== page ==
Can Connecticut keep venture capital close to home?
CTC CEO Bruce Carlson and other friends of CTC chatted with Sujata Srinivasan at Crain’s Connecticut on Innovation Places, investing in homegrown startups, and more. Can CT keep venture capital close to home? We already are through investment and support statewide for startups, scaleups, and entrepreneurs. Read an excerpt below!
Connecticut ranks fourth nationally for bioscience patents per capita, according to the 2017 edition of the Connecticut Economic Review by the Connecticut Economic Resource Center, Inc. and Eversource. Yet, per the 2017 Kauffman Index Startup Activity State Report, Connecticut was ranked only 18th, among the smallest 25 states, with Nevada leading the pack in start-up activity, followed by Oklahoma, Wyoming, Montana and Idaho. Among the larger states, California was ranked first, followed by Texas, Florida, Arizona, Colorado and New York.
“What is it that’s happening at other places with a stronger culture for startups?” asked Bruce Carlson, president and CEO of the Connecticut Technology Council. “It’s networks. Connecticut did not have that, so the governor [Dannel Malloy] created funding for the Connecticut Innovation Ecosystem, which matured into CTNext. Now we have a significant amount of incubation and acceleration spaces in Connecticut.”
Malloy in 2012 launched the public-private partnership to accelerate startup activity and innovation. The initiative was funded by the bipartisan 2011 Jobs Bill with four locations chosen as hubs to provide financial, technological, mentorship, and collaborative work spaces in Hartford, New Haven, Stamford and Storrs.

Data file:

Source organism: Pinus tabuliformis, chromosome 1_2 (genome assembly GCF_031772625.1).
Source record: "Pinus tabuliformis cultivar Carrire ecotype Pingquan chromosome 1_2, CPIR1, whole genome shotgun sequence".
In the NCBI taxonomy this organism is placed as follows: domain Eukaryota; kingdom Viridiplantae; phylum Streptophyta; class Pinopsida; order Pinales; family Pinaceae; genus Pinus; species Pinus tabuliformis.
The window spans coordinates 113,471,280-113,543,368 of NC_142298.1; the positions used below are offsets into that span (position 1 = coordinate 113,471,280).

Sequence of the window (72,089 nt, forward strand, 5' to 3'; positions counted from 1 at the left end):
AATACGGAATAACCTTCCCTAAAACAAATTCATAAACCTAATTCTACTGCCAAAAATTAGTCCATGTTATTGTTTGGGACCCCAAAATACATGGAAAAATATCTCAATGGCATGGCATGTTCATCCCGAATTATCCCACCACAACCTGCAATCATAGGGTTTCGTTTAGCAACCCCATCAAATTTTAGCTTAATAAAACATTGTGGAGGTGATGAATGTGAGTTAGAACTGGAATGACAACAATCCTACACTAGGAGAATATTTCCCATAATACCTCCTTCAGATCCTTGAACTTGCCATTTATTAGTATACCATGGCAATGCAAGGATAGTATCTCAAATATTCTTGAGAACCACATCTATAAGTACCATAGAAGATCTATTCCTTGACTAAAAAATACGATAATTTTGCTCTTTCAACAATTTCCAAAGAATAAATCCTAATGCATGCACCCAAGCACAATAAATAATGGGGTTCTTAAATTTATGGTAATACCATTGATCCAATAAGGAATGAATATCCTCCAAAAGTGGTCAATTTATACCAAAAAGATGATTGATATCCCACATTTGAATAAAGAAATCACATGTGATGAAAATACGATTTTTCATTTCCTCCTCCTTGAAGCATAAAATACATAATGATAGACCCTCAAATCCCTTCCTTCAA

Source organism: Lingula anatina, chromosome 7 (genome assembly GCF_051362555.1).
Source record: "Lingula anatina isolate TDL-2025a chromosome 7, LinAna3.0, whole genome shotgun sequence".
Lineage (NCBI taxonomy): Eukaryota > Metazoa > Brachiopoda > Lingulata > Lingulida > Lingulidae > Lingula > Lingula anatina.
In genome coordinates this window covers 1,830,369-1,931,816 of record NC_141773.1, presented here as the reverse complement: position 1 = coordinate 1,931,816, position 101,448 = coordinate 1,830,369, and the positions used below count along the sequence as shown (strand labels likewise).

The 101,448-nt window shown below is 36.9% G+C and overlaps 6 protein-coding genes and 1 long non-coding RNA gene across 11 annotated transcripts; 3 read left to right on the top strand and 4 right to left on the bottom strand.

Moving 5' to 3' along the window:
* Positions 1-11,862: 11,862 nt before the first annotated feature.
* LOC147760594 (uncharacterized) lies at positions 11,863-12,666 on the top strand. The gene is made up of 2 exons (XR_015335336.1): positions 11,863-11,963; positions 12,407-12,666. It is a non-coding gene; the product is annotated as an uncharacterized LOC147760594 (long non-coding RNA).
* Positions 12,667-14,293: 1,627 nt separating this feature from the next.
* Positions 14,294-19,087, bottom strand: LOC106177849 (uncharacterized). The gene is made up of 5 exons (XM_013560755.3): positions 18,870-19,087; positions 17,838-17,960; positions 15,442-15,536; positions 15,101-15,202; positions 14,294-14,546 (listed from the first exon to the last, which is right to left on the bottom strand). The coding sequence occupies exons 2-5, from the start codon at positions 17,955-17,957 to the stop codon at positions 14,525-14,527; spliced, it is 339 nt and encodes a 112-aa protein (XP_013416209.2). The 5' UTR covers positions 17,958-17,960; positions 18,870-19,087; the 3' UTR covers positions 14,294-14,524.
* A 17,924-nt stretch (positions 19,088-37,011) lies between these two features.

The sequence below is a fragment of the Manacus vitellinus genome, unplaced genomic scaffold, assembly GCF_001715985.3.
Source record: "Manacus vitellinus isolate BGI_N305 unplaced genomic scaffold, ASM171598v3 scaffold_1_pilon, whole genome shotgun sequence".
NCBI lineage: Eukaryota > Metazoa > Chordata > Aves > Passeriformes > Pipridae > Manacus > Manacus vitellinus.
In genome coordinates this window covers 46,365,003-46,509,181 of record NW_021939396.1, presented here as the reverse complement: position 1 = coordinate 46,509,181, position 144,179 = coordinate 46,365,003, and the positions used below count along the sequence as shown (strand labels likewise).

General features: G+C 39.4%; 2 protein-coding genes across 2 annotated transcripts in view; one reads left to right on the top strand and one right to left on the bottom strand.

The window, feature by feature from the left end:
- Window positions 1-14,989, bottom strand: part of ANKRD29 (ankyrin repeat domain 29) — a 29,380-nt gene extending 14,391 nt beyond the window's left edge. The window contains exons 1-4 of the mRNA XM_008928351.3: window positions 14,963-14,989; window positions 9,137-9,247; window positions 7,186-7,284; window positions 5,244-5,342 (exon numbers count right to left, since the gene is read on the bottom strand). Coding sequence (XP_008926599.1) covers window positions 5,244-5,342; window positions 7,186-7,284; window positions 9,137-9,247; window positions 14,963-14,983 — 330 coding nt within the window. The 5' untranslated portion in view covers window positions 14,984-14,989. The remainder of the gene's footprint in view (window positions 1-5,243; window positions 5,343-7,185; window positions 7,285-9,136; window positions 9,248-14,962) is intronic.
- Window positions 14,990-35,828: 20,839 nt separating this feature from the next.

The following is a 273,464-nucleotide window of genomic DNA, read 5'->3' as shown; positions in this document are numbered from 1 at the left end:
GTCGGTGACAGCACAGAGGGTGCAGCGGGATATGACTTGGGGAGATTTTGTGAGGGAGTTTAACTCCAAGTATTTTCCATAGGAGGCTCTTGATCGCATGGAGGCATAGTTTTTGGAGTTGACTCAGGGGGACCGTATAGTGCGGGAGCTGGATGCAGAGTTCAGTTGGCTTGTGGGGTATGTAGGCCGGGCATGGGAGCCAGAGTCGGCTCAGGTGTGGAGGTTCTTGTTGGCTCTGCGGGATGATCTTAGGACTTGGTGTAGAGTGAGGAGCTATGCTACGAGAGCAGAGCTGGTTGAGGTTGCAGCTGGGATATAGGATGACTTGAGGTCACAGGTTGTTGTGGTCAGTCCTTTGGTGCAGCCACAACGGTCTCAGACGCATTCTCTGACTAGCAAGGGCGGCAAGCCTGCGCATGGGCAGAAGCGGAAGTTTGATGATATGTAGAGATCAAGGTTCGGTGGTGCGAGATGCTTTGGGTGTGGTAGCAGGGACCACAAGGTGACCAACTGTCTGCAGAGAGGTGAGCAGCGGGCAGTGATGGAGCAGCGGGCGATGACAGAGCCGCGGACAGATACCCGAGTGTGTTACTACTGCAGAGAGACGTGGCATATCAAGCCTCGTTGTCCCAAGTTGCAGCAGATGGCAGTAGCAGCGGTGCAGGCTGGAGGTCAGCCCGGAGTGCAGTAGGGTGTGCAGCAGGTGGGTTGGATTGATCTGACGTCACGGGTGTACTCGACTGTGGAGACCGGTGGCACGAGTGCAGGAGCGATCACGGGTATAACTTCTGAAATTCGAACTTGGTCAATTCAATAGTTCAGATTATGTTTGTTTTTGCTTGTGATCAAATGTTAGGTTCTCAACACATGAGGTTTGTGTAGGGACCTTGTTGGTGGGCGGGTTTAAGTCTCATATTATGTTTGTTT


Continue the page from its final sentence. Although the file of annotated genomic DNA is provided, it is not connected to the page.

The roots of that program grew into CTNext (related content: Linking Connecticut’s Companies with the Right Talent from CTNext), which is spurring startup and innovation districts across Connecticut through its Innovation Places program. Public Act 16-3, which was passed in June 2016, allocated $67.5 million to CTNext with $30 million earmarked for the Innovation Places program, under which cities, towns and communities across the state developed proposals this summer, competing for funding to transform their regions into innovation hubs. CTNext selected seven finalists, and following a series of public pitches and walking tours in each location, four were designated as “Innovation Places.” The winners—Stamford, New Haven, Hartford and East Hartford, and the New London/Groton area—were awarded a total of $6.9 million. Over a five-year period, CTNext expects to distribute a total of $30 million.